Being pro-choice?

Tuesday, August 03, 2010
If you've come here based solely on that title, you will be disappointed. I mean the whole pro-choice/anti-abortion thing is more a symptom of what I'm thinking about, rather than the whole conversation.

I've been wondering lately about how a society made up of individuals who each makes their own decisions about life based strictly upon their own needs, wants, and desires, actually evolves. What directions does it grow into and who do those people become?

What happens to children who grow up and are fed a steady diet of, "You can become anything you want to become. The choice is yours!"

Or the, "Where would you like to live?" discussion.

Perhaps even more painfully obvious is the "You are free to have relationships with whomever you like, for as long as it suits you." And kicking it up a notch how about the, "You are free to marry any person, any gender, any time" choice.

Being a culture that values the individuals freedom to make their own choices has it's own pitfalls. But how does that individualistic outlook eventually effect a culture?

How is the community effected, or the family? Don't they have any say any longer in the direction individuals take?

And why don't we use the wisdom of the whole? Why don't we trust our parents to choose a spouse for us, or help us settle upon a vocation? Because that would be so against our sense of free choice that it would be at least embarrassing to mention it to our friends, and at most, a politically incorrect thing to do.

Maybe, just maybe, some choices we have today are simply too great for us to make.

The choice for us to be able to stop making babies, snip, snip.
The choice for us to take our own life.
The choice for us to take another life.

Yes I know those words are used as dynamite in some corners of the internet, but being pro individual choice as a culture places the emphasis for decision making upon the individuals of that society.

I am a self confessed individual and I've known many other individuals and I'm not sure we are the ones who should be making such weighty decisions.


  1. I understand why many would not wish to rely on the wisdom of others. While you and I have had loving parents, who would wish to guide us and see us live life to it's fullest, many have parents that are mean, twisted, selfish, abusive or simply dumb losers. And the collective wisdom of society has not been much better, wishing to force people into moulds against their will, demanding that they conform to something that doesn't fit any better than it did their parents.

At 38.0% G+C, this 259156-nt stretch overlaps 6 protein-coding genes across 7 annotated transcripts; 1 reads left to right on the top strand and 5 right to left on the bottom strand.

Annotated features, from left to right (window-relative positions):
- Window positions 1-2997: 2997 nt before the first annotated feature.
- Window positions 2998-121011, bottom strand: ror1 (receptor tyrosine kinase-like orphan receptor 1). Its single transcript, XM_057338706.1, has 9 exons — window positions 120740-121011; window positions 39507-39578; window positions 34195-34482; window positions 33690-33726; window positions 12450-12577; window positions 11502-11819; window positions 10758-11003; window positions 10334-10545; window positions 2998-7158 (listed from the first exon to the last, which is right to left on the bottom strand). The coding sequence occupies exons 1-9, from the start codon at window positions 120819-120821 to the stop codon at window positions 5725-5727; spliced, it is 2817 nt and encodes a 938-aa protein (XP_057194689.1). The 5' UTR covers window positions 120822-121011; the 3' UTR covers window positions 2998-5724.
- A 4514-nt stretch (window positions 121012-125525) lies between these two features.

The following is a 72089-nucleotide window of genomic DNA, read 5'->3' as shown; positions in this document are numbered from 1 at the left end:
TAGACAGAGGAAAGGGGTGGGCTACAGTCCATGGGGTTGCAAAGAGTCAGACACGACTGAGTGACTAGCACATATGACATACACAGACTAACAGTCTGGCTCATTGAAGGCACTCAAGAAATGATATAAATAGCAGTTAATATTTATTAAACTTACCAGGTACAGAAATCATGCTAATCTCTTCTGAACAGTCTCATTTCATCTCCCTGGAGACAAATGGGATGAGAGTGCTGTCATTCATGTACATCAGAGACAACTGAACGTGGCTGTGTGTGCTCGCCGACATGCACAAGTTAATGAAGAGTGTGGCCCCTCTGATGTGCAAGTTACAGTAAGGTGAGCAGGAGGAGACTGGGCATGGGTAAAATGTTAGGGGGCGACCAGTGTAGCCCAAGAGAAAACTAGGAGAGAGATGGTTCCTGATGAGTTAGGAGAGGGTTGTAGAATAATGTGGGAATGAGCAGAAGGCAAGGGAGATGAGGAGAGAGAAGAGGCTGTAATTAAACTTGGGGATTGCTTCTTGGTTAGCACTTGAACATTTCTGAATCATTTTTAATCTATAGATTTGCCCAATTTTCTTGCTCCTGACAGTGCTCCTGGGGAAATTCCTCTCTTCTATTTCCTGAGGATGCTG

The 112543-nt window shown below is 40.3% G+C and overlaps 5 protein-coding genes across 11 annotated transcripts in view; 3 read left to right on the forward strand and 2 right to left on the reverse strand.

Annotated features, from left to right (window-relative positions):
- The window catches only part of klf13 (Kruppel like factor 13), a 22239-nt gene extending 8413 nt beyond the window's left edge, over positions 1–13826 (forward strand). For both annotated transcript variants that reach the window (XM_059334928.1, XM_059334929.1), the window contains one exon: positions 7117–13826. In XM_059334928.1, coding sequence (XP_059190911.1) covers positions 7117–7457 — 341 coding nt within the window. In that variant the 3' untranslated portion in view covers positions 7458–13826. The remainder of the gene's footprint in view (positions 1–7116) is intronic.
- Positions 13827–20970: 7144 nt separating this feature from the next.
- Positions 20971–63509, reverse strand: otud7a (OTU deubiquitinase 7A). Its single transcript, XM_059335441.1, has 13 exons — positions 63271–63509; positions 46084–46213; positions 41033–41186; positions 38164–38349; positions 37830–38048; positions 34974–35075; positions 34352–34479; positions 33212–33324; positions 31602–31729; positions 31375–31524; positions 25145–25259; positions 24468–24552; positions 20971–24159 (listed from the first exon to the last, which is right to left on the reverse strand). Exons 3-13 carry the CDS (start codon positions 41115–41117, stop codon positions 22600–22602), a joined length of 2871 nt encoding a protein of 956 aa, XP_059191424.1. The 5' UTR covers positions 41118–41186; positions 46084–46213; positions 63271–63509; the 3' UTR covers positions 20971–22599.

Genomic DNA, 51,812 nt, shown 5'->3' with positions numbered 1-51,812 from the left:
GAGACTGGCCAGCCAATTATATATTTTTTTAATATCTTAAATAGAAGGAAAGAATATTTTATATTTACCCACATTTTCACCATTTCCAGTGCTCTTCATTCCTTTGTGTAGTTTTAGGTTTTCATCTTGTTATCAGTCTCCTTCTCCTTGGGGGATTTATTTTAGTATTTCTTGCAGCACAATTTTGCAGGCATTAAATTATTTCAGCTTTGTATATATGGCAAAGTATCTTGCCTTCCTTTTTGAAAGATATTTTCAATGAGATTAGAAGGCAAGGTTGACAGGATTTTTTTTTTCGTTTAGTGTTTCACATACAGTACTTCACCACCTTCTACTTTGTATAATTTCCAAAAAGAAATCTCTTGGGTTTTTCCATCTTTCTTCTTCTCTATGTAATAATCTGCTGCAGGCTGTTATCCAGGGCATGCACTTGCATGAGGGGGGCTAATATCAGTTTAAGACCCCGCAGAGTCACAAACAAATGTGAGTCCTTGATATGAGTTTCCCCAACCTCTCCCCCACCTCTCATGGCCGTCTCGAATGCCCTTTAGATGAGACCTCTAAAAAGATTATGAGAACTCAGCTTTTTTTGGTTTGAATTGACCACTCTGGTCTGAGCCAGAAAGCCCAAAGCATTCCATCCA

At the end of the day we are subject to the results of our actions - why, humanly speaking, would we want to carry the can for others mistakes?

    All this is entirely reasonably, right up until you factor God in and realise that we are not our own. Suddenly we are required to recognise that someone really does know better, and we'll either submit or pretend that He didn't really say what He did and still decide to do it our own way.

  2. My only thought is that I've always appreciated advice from sources I trust, but still having the freedom to make my own decision.

    I'm glad that I only had a few hard lessons as a youth before I began giving that advice more weight in my final decisions.

  3. The question of individual choice and how the church works, now that is question that I've been thinking about a lot. Good post Randall.

  4. This is one of those things that frustrates the heck out of me and at the same time makes me want to take more sociology courses. we are so a culture of individuality and we can choose to do whatever we want. besides the problem of what happens to people when they hit a wall and realize the world does not revolve around them and their choosing to do whatever they want, our society does not seem to have calculated the costs of making individualistic snap decisions. we choose what we want and we want it now, we don't think about the impact it will have down the line fifty years from now. i guess that's why living in the now is also a very popular thing. if we ever did stop to think about what effect our instant gratification choices had down the line we might decide not to make them.
    i think the future of our cultures is looking pretty bleak. it scares me to think about what life will be like when the children of today -who are told they can do and be whatever they want- grow up and start to run our world.
    choices are good, and we all need to make choices. ultimately we need to choose God or ourselves. but i believe individuality is the opposite of what the christian church looked like nineteen hundred years ago. i don't think that individuality is compatible with church body. how can we be a functioning body if everyone is a head? we need to work together as feet and toes and let Jesus be our head.
    i'm scared of what this earth will look like in fifty years, if its still here, and what the after-effects will be of our pro-choice society.


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